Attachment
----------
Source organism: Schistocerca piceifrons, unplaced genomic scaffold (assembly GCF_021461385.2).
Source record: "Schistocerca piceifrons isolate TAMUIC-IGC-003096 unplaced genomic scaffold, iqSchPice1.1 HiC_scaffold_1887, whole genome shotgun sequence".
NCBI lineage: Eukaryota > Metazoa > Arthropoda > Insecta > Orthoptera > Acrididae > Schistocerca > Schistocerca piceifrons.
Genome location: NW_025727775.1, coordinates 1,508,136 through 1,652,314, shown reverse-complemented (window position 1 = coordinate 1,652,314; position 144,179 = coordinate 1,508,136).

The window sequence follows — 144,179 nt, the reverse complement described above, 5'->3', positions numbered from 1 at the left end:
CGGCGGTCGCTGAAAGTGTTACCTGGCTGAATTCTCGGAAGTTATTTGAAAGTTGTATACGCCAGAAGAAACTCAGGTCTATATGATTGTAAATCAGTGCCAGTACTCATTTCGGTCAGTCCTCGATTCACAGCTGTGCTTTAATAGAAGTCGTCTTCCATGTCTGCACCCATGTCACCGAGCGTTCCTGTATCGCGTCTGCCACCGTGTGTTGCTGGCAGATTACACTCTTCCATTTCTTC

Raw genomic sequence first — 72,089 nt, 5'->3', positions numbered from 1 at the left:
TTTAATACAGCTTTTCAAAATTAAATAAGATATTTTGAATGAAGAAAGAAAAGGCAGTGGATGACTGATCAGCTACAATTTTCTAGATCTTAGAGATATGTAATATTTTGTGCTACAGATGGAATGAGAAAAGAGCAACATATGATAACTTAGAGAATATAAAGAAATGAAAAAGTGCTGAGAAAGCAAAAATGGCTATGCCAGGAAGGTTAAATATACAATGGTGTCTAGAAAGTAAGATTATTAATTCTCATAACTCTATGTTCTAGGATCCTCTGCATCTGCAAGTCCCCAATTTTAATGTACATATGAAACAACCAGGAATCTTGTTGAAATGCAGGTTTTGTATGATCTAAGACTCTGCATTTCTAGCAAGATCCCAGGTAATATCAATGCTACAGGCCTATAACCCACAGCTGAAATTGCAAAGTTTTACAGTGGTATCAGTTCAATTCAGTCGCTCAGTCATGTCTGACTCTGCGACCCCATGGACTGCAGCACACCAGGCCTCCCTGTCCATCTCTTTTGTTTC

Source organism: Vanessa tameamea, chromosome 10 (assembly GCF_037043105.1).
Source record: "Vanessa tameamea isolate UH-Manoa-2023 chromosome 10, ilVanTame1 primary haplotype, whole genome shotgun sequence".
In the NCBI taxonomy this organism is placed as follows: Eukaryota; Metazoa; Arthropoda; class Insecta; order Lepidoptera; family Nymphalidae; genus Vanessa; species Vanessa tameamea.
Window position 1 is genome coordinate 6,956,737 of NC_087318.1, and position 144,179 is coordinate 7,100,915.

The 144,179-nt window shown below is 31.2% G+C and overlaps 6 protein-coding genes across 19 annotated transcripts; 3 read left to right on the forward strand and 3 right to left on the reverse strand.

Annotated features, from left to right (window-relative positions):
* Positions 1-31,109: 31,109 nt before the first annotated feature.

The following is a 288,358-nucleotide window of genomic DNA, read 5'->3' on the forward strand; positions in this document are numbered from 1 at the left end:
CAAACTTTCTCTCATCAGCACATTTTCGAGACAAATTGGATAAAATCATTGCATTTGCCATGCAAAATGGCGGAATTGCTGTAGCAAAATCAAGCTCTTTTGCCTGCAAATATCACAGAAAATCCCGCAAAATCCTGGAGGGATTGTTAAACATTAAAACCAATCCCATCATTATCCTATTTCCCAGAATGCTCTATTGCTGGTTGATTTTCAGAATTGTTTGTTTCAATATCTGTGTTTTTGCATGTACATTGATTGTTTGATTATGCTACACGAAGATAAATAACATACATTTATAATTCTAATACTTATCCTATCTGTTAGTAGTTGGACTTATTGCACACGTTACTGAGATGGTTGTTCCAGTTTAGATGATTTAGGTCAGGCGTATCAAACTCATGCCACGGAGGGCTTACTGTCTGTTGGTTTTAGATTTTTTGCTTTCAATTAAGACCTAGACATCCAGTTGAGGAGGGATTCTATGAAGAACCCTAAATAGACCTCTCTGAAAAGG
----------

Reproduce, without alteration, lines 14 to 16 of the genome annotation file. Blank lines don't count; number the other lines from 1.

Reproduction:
Annotated features, from left to right (window-relative positions):
* Positions 1-31,109: 31,109 nt before the first annotated feature.

The following is a 288,358-nucleotide window of genomic DNA, read 5'->3' on the forward strand; positions in this document are numbered from 1 at the left end: